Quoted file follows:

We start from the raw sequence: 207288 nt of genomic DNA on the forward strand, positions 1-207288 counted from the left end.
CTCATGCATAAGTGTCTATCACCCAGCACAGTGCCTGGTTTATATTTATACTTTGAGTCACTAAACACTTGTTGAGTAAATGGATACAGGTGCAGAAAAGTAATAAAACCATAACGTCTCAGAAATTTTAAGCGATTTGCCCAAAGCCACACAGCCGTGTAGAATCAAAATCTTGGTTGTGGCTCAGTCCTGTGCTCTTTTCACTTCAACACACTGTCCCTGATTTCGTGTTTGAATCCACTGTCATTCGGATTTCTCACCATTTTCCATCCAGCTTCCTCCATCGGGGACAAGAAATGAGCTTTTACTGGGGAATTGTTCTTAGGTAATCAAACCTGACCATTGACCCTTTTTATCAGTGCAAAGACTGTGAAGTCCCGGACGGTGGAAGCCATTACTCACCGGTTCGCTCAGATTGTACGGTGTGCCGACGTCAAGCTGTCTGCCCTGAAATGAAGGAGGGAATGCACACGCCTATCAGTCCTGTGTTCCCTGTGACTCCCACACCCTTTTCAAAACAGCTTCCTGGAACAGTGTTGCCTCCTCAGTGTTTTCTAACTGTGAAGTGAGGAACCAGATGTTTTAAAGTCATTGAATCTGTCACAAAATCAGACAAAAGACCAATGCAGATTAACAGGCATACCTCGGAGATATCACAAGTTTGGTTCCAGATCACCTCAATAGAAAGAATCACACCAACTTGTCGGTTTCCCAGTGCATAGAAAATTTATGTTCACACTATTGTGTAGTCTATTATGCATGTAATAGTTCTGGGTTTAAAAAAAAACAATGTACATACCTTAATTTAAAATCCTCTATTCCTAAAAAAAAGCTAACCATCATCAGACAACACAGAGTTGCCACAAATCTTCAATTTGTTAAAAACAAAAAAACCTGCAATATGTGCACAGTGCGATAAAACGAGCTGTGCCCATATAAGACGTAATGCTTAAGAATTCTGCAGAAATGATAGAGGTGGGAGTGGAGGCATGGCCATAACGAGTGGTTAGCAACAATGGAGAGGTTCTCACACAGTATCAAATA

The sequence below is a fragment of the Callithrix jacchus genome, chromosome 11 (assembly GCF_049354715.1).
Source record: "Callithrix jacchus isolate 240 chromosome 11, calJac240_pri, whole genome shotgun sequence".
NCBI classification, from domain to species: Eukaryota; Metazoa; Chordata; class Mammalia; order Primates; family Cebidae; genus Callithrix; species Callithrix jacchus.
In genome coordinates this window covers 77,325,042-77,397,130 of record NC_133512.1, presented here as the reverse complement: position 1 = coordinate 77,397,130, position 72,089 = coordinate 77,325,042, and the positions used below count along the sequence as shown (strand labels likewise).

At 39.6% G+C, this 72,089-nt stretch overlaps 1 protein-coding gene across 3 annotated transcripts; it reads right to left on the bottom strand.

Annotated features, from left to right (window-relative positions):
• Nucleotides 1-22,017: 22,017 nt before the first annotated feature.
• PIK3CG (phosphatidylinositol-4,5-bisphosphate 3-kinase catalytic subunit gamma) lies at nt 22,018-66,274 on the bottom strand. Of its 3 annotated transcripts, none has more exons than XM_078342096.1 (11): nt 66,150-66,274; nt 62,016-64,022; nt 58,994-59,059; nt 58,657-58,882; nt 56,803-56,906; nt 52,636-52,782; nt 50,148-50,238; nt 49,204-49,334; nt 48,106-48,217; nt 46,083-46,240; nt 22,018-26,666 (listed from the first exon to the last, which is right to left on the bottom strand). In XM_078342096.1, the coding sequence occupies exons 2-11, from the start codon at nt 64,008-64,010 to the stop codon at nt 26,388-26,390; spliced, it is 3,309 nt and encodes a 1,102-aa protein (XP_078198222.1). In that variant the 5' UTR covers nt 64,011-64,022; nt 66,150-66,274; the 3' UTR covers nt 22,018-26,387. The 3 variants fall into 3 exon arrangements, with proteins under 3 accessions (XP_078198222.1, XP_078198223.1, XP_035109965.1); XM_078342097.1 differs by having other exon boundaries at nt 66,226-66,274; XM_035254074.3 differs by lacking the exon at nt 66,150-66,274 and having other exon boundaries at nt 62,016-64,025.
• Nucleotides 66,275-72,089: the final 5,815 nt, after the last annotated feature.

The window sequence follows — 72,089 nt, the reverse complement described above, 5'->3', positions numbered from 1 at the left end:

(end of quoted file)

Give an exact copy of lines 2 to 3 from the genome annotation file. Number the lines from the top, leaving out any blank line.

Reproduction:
CTCATGCATAAGTGTCTATCACCCAGCACAGTGCCTGGTTTATATTTATACTTTGAGTCACTAAACACTTGTTGAGTAAATGGATACAGGTGCAGAAAAGTAATAAAACCATAACGTCTCAGAAATTTTAAGCGATTTGCCCAAAGCCACACAGCCGTGTAGAATCAAAATCTTGGTTGTGGCTCAGTCCTGTGCTCTTTTCACTTCAACACACTGTCCCTGATTTCGTGTTTGAATCCACTGTCATTCGGATTTCTCACCATTTTCCATCCAGCTTCCTCCATCGGGGACAAGAAATGAGCTTTTACTGGGGAATTGTTCTTAGGTAATCAAACCTGACCATTGACCCTTTTTATCAGTGCAAAGACTGTGAAGTCCCGGACGGTGGAAGCCATTACTCACCGGTTCGCTCAGATTGTACGGTGTGCCGACGTCAAGCTGTCTGCCCTGAAATGAAGGAGGGAATGCACACGCCTATCAGTCCTGTGTTCCCTGTGACTCCCACACCCTTTTCAAAACAGCTTCCTGGAACAGTGTTGCCTCCTCAGTGTTTTCTAACTGTGAAGTGAGGAACCAGATGTTTTAAAGTCATTGAATCTGTCACAAAATCAGACAAAAGACCAATGCAGATTAACAGGCATACCTCGGAGATATCACAAGTTTGGTTCCAGATCACCTCAATAGAAAGAATCACACCAACTTGTCGGTTTCCCAGTGCATAGAAAATTTATGTTCACACTATTGTGTAGTCTATTATGCATGTAATAGTTCTGGGTTTAAAAAAAAACAATGTACATACCTTAATTTAAAATCCTCTATTCCTAAAAAAAAGCTAACCATCATCAGACAACACAGAGTTGCCACAAATCTTCAATTTGTTAAAAACAAAAAAACCTGCAATATGTGCACAGTGCGATAAAACGAGCTGTGCCCATATAAGACGTAATGCTTAAGAATTCTGCAGAAATGATAGAGGTGGGAGTGGAGGCATGGCCATAACGAGTGGTTAGCAACAATGGAGAGGTTCTCACACAGTATCAAATA

The sequence below is a fragment of the Callithrix jacchus genome, chromosome 11 (assembly GCF_049354715.1).